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North Korea - 1 Won

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Korea - 3 Chon - Green enamel
Korea - 3 Chon - Green enamel

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Registered: August 2005
Location: Arizona USA
Posts: 2,365
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Presented here is a Rare 'set' of enameled coins of Korea. This 3 Chon in Green is about as good as it gets condition wise. The enameling can be found missing, in a full blob that covers 'HoJo', thinly applied were 'HoJo' can bee seen, and intermediate states. These were issued for a few months between 1882-83 by the Tae Dong (or Dae Dong) Treasury Department (HoJo). These were an effort to 'modernize' Korean coinage and make it more acceptable and impressive to foreign traders. However, the added cost of applying and melting the porcelain enamel during manufacture and the rising value of silver soon found these coins leaving the country as fast as they could be made. The were also hoarded by the Yangban class (wealth & royal). Fakes have been seen that are obvious to those who have seen the real thing. Enamel comes in black, blue, and green (aqua) and their scarcity seems to follow that order. A crude reeding exists. Very high condition ones like this show a 'smokey' tarnish in wavy patterns; this is from the firing required to melt the glass powder. RARE!

Korean Dae Dong silver coin (Chon) minted in 1882. But prior to that time, in the year 1882 which was the 19th year of the reign of King Gojong (Kojong), Korea began to cast a new type of coin. Unlike the copper sang pyong tong bo coins, these coins were made of silver and no longer had a square hole in the center. The inscription on these new coins begins with dae dong and includes a number from one through three. Dae dong means "Great East" (Great Eastern Kingdom) and is another name for Korea.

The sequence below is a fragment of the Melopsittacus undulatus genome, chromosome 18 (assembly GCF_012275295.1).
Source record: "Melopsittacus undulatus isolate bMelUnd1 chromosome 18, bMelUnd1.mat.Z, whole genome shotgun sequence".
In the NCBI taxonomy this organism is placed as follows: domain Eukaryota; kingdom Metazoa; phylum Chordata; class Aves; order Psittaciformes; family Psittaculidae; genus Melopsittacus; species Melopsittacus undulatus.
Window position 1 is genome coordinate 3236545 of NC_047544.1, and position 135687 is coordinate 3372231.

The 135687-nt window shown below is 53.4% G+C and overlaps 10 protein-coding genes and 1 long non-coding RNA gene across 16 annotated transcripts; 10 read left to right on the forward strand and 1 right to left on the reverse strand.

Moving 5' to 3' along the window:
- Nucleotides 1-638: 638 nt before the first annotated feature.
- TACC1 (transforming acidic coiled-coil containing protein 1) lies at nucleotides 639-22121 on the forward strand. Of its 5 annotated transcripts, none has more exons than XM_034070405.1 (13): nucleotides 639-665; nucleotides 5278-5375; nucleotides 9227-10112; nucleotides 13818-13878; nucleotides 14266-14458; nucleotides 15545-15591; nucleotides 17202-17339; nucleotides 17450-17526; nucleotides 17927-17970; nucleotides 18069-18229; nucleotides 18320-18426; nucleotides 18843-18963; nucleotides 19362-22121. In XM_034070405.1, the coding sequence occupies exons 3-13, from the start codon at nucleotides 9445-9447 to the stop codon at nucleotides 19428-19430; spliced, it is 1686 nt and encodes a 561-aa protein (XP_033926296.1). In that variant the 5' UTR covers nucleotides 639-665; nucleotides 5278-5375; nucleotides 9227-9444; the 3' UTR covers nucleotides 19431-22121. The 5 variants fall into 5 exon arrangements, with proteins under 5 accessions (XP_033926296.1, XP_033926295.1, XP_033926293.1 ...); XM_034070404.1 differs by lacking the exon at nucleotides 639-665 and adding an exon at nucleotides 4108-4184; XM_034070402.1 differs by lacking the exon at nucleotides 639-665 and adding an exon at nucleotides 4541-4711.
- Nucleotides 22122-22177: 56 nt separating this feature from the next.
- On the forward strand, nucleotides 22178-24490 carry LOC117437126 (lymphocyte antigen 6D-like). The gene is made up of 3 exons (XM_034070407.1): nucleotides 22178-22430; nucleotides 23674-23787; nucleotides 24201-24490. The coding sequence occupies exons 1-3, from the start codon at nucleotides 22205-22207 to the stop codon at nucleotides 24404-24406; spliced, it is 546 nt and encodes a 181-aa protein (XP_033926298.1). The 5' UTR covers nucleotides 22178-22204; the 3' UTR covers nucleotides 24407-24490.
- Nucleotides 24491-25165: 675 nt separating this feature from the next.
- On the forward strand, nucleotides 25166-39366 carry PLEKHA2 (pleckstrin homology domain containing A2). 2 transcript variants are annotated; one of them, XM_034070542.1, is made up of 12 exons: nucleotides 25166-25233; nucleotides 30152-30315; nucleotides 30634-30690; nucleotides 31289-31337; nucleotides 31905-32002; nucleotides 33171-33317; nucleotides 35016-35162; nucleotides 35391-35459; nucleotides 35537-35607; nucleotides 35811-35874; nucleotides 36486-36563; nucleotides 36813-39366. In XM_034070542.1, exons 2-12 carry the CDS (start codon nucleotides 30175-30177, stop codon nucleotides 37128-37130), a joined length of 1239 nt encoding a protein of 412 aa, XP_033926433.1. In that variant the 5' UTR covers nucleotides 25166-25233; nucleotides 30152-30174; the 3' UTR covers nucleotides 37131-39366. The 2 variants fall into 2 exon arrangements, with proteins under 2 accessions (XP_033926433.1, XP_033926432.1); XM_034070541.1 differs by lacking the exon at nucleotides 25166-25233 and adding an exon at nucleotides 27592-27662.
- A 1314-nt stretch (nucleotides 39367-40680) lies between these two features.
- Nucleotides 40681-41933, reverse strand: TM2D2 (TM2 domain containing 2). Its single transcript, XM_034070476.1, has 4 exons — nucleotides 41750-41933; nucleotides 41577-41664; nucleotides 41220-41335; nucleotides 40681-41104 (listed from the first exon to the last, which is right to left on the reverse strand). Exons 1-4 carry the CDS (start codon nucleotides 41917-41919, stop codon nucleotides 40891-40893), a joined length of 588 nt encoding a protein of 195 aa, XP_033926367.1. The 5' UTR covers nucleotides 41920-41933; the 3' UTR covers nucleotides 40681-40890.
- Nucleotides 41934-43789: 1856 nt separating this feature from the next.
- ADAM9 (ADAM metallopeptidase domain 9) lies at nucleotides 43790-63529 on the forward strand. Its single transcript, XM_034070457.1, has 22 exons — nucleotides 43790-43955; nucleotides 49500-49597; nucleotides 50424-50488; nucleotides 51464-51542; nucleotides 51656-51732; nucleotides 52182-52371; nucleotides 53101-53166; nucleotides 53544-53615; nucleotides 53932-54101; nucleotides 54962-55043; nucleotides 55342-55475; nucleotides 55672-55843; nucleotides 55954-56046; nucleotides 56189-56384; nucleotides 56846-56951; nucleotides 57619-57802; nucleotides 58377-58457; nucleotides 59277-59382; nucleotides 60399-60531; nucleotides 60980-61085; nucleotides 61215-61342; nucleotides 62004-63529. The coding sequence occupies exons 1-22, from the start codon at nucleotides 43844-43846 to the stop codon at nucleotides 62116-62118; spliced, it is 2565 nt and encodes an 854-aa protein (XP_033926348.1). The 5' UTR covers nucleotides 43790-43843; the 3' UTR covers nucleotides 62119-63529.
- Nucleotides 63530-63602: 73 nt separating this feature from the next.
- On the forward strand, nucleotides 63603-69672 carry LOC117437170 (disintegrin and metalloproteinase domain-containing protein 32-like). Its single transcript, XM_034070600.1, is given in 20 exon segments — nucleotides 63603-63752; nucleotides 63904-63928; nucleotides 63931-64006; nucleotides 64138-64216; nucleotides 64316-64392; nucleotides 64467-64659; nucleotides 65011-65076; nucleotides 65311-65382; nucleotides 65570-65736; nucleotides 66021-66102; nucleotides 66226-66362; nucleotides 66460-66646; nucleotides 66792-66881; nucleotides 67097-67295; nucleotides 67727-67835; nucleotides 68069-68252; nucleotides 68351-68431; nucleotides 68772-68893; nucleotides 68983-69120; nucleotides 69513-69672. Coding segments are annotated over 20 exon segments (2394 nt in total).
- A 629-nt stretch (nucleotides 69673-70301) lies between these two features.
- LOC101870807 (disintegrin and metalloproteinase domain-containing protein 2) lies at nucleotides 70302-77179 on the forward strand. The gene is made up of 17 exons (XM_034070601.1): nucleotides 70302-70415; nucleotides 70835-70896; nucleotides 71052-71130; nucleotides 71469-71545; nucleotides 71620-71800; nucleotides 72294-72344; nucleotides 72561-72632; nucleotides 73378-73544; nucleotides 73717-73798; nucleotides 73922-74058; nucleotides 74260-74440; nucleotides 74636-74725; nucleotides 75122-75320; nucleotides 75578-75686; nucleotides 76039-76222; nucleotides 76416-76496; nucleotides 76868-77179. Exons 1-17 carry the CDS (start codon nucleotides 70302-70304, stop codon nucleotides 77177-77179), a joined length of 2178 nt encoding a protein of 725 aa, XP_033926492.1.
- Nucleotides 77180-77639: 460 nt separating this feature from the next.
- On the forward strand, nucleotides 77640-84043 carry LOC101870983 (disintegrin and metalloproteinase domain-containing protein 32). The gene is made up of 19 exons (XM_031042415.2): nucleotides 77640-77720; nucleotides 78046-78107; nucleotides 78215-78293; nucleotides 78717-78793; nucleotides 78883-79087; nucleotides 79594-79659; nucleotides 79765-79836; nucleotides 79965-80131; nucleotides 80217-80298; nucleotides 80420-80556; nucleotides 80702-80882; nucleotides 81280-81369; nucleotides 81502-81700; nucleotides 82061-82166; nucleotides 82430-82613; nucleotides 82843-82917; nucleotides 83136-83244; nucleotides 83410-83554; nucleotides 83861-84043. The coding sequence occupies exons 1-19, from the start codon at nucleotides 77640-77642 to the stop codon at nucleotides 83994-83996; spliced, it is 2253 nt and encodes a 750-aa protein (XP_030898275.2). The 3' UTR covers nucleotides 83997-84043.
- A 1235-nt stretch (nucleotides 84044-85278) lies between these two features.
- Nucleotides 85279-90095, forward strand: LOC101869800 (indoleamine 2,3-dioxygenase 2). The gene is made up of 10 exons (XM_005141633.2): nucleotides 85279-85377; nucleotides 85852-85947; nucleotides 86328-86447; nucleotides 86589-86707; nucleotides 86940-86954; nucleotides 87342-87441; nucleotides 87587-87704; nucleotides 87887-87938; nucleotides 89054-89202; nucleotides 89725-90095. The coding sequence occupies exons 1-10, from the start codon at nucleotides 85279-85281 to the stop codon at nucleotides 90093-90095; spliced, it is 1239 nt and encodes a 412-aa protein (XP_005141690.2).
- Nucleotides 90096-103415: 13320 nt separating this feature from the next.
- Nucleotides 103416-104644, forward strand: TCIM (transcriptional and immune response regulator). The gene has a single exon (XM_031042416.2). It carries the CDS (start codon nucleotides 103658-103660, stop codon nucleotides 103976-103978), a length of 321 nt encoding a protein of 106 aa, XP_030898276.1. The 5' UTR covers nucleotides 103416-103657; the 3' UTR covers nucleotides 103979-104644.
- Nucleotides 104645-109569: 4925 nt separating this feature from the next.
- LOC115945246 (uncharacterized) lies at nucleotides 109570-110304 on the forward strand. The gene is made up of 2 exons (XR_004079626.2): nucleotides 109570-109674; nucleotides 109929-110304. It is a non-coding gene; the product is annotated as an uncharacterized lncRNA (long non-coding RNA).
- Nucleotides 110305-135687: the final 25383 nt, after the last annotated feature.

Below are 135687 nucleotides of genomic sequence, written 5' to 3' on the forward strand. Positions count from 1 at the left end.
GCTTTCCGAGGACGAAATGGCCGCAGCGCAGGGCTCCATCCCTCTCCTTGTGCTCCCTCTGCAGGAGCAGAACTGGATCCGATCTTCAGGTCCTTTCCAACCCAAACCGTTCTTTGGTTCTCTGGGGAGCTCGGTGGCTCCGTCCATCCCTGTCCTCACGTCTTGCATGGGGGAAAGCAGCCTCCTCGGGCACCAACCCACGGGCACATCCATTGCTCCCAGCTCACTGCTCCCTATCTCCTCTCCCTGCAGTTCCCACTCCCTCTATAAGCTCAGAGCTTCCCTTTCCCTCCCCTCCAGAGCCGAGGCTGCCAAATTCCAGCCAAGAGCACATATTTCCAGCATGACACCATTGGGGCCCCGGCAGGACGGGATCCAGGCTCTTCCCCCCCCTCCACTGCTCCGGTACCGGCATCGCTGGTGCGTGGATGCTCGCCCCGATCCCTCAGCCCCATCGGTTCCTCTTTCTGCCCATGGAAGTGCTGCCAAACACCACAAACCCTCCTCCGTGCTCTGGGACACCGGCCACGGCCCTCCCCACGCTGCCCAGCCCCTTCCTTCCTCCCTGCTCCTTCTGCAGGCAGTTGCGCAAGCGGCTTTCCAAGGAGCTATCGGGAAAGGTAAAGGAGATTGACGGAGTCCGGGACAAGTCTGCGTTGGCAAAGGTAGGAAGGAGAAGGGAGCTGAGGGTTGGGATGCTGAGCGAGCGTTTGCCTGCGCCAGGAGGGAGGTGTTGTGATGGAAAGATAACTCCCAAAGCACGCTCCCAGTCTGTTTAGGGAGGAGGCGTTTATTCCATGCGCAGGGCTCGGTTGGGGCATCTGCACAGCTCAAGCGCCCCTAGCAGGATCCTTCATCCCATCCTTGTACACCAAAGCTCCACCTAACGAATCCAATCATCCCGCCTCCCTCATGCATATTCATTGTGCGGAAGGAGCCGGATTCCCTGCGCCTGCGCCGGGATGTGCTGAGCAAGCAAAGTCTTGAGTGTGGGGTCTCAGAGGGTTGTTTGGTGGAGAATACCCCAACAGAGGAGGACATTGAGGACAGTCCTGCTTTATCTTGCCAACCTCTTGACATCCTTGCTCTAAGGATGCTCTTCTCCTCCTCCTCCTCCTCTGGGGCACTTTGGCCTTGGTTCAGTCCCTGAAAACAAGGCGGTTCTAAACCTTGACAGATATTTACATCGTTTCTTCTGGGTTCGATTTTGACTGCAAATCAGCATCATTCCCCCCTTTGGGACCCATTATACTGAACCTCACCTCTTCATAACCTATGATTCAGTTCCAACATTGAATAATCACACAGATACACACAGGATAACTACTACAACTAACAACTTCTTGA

The denomination was chon which was "1/10 of an ounce". A Korean "ounce" was 37.5 grams. The numbers "one", "two" and "three" represented 0.1 ounce, 0.2 ounce and 0.3 ounce, respectively. For example, the coin shown here is a number "three". Dimension and weight: (1 Chon, 20 mm, 3.4-3.7 grams), the 2 Chon coin (28 mm, 7.1-7.7 grams) and that for the 3 Chon coin (33 mm, 10.6 grams).
There are several varieties of the 3 Chon coin including large character, medium character and small character. These new silver coins also have a distinctive reverse side. All the coins were made by the same Treasury Department Mint (Hojo) that had been casting the sang pyong tong bo coins. However, the mint mark (Ho) on the new coins was placed in a circle in the middle of the reverse side and was surrounded by colored enamel (blue, green or black).
Unfortunately, these new coins, which imitated Western coins, failed to achieve their goal of stabilizing the monetary system. The price of silver was rising in China as was the cost of production. The coins were hoarded by the yangban who were the nobles and ruling class, and taken out of the country for their intrinsic metal content. As a result, minting of these coins ceased in June 1883.
VIEW or DOWNLOAD these Korean Coin articles:
A "Survey of Korean Coins" article, and others, are available in the Moneta Library:
German Coin Techinques in Korea - Won Yu-Han: [ link ]
Korea - A Numismatic Survey - Boling: [ link ]
Rulers of Korea: [ link ]
· Date: February 25, 2006 · Views: 12,871 · Filesize: 39.9kb, 74.3kb · Dimensions: 750 x 385 ·
Keywords: korea korean chon cloisonne enamel
Denomination: 3 Chon
Reference #: KM 1083
Date/Mintmark: ND (1882-83)
Condition: PCGS AU53 (better in my opinion)
Weight: 8.2 gm; 32.5 mm
Metal: silver (Green enamel)

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